A new path5/31/2017
Six flavors of southeast Asia
Since I began writing about the dining scene in Des Moines in the 1980s, most innovation has come from immigrant restaurants. A Dong, India Star, Taste of Thailand, Los Laureles, El Salvador del Mundo, Soul Africa, Miyabi 9, Irina’s, Baru 66, Café Salzburg and Kathmandu all brought something new to Des Moines’ communal table. Like Italian and Chinese restaurants before them, most of them inspired imitators. It’s as hard to imagine the city without Thai, Vietnamese, Michoacan, Indian and Salvadoran restaurants now as much as it would be without Calabrese or Cantonese cafés.
All those places brought international cuisines that were new to Des Moines. A rarer innovation comes when someone introduces new ingredients in a uniquely Iowan context. Jeremy Morrow and Gary Hines’ Bistro 43, which opened in the present Flying Mango venue in the late 1990s, was such a place. They, along with Doug Smith at Cosi Cucina, created a restaurant market for innovative farmers who had no other outlet but farmers markets at the time. When Mike Dukakis campaigned for the presidency here in 1988, Iowans considered him completely out of touch for suggesting farmers grow arugula commercially. Bistro 43 and Cosi Cucina turned Hawkeyes on to the snappy Italian salad green.
Many of the best cafés in town have followed the same Alice Waters’ template that those predecessors pioneered. Sage, Danielle, Proof, Alba, The Café, Lucca, Centro, Django, Gateway Market, Malo, Table 128, Eatery A, Splash and Bubba are some of the places that followed that path.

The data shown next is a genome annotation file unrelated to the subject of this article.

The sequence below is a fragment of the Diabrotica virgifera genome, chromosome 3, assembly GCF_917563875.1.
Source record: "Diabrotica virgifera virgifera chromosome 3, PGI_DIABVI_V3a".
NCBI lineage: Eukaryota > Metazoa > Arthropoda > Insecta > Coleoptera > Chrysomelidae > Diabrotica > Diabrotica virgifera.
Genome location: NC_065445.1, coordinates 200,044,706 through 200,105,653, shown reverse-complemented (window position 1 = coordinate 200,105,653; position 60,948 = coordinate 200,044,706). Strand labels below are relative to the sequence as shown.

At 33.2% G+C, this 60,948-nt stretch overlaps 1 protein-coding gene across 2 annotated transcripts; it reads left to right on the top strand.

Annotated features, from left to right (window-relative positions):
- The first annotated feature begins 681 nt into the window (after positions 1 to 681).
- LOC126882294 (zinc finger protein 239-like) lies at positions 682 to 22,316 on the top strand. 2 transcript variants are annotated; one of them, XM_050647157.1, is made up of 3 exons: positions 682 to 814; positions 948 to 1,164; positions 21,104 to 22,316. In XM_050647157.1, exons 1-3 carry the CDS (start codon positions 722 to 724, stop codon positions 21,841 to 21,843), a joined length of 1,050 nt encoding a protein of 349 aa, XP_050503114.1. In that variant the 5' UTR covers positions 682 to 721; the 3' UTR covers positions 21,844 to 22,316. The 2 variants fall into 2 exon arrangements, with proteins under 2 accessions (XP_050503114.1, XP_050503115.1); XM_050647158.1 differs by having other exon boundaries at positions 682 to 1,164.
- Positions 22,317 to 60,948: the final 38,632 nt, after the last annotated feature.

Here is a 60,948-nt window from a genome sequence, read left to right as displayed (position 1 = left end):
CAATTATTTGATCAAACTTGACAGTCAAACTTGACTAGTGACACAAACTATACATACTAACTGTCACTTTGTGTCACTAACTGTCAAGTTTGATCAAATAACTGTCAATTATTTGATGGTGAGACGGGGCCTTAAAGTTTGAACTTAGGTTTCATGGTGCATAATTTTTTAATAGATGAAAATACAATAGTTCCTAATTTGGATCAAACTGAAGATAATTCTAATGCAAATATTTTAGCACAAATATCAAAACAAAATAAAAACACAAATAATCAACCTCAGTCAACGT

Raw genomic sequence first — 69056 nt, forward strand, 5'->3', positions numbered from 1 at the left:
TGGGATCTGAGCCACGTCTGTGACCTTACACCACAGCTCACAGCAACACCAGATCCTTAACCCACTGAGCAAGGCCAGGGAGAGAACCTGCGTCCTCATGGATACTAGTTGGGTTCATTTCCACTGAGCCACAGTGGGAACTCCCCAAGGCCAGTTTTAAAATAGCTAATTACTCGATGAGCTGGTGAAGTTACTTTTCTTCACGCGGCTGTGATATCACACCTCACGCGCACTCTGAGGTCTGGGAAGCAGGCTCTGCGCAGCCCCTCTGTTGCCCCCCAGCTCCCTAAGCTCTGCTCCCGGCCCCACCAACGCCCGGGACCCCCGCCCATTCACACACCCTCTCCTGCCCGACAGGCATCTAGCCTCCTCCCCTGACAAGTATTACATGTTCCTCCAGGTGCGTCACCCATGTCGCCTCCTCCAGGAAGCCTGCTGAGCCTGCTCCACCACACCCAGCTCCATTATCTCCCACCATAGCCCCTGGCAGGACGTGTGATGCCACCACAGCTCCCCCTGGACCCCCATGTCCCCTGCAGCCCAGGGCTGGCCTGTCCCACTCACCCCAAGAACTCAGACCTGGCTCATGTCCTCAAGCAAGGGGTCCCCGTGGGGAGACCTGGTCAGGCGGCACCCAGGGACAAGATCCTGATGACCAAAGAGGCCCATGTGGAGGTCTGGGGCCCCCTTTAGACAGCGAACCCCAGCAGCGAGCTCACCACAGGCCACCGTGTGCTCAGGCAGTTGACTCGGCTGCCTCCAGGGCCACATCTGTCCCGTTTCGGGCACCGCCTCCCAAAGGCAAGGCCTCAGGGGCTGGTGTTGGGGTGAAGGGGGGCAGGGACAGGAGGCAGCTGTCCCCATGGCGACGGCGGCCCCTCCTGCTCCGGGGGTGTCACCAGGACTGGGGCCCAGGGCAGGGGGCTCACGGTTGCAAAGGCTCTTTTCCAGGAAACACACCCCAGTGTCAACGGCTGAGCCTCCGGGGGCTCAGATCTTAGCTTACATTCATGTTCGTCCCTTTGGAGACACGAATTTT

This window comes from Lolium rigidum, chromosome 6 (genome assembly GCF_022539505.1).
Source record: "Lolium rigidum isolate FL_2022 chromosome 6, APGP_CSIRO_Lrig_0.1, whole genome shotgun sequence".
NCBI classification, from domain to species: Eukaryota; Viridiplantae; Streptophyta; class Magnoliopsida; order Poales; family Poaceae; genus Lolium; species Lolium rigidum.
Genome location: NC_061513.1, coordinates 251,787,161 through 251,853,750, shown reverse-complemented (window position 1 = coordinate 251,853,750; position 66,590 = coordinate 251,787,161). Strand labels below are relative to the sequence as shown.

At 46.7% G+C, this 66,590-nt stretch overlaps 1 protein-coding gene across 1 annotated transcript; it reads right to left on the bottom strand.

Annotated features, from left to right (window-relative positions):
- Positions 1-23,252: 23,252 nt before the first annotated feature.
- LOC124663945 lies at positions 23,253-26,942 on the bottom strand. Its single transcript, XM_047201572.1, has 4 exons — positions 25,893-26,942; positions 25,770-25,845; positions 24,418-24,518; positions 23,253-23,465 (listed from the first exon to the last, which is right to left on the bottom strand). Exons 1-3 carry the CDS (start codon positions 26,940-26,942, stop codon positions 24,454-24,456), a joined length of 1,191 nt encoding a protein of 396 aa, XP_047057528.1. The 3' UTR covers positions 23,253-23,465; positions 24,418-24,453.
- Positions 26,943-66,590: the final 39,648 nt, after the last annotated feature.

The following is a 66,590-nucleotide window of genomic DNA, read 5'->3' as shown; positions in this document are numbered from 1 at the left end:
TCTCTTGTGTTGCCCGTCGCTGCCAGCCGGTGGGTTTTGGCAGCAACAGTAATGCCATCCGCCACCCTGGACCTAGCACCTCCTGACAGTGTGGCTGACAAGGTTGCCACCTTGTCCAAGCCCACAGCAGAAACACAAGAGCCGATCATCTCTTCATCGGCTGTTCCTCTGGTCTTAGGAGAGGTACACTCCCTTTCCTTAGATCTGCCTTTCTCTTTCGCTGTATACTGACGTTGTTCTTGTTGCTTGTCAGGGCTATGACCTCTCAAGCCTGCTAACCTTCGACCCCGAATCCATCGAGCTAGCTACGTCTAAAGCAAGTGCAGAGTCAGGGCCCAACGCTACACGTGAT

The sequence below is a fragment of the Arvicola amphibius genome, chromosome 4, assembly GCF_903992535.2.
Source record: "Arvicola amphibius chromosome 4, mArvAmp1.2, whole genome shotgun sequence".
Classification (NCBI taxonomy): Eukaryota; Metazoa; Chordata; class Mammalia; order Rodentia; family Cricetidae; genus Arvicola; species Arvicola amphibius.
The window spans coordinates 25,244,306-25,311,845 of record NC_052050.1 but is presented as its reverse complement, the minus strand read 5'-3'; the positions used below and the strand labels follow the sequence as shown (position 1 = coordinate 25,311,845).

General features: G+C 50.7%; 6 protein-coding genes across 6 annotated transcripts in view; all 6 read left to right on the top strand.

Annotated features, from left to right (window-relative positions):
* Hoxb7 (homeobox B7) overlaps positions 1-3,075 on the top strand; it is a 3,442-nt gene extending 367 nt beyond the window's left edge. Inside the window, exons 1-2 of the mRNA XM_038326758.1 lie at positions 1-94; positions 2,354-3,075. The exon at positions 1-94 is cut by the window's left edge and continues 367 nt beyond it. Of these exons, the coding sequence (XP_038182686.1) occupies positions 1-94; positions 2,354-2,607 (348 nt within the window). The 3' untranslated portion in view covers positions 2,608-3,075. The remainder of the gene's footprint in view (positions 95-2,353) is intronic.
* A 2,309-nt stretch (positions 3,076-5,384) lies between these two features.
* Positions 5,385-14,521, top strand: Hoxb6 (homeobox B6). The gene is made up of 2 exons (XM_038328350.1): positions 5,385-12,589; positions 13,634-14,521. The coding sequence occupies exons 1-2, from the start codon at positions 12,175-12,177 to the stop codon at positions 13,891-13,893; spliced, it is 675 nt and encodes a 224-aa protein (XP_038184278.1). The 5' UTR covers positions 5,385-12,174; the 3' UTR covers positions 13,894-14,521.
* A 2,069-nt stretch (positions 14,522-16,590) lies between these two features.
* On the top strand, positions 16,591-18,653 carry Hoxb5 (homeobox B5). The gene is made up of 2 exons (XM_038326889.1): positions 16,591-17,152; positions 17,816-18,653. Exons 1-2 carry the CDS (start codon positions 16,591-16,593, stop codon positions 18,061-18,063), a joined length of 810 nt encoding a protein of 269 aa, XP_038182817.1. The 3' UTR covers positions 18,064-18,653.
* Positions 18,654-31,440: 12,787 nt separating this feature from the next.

Joe Tripp and Jason Simon’s Harbinger blazes a new path. The restaurant incorporates the principles of the great cuisines of Southeast Asia, basically trying to balance the six basic flavors — sweet, sour, salty, bitter, spicy and unami — in each dish. Their twist is using fresh foods of Iowa instead of the basics of Thai food such as coconut milk, red curry, galangal, etc. No fish appears on the menu. Spinach and broccoli are Euro-American varieties not Asian ones. Ghee (clarified butter) is served with sweet potato mantou, but it’s mixed with leeks that have been baked for eight hours. Miso is made with barley not soy. Rice congee is made with black rice, though it lacked the texture of congee.
Some of the most creative inspirations are behind the bar. Pisco rested on green sake lees, rhubarb cordial, umeboshi that is made with wet fermented green strawberries instead of plums (and will eventually also be dry fermented), burdock root. Bourbon is treated to a pho-like application with star anise, averna, garlic and mezcal.
The most successful dishes on the May menu took chances mixing Iowa proteins with fresh vegetables. Pork belly was marinated in a Vietnamese style fish sauce and served with dipping sauce, cilantro and fava beans. Strip loin was 60 days aged and served with congee, blistered asparagus and basil butter. Braised beef tongue, the most tender I ever tasted, was served in pho-like broth with chive dumplings and several kinds of alliums. Five-spice pork was stuffed in Napa cabbage with peanuts and Sichuan broth.
Vegetarian dishes were just as interesting. Three kinds of beet roots were braised in Chinese mustard and sour herbs, preserved raspberries and kermes rice in a bath of beet swill. Asparagus was blistered and served with tapioca and Percorino fritters. Carrot dumplings were served with carrot hoisin, scallions and pickles. Spinach was warmed and served with mushrooms, egg and a soy ginger vinaigrette.
Harbinger is revolutionary. Prices ranged from $4- $23 with only one dish exceeding that.
Side Dishes: Danny and Sheri Holmes opened Marco’s Pizza in Windsor Heights. That Ohio chain is the fastest growing pizza chain in the U.S. ♦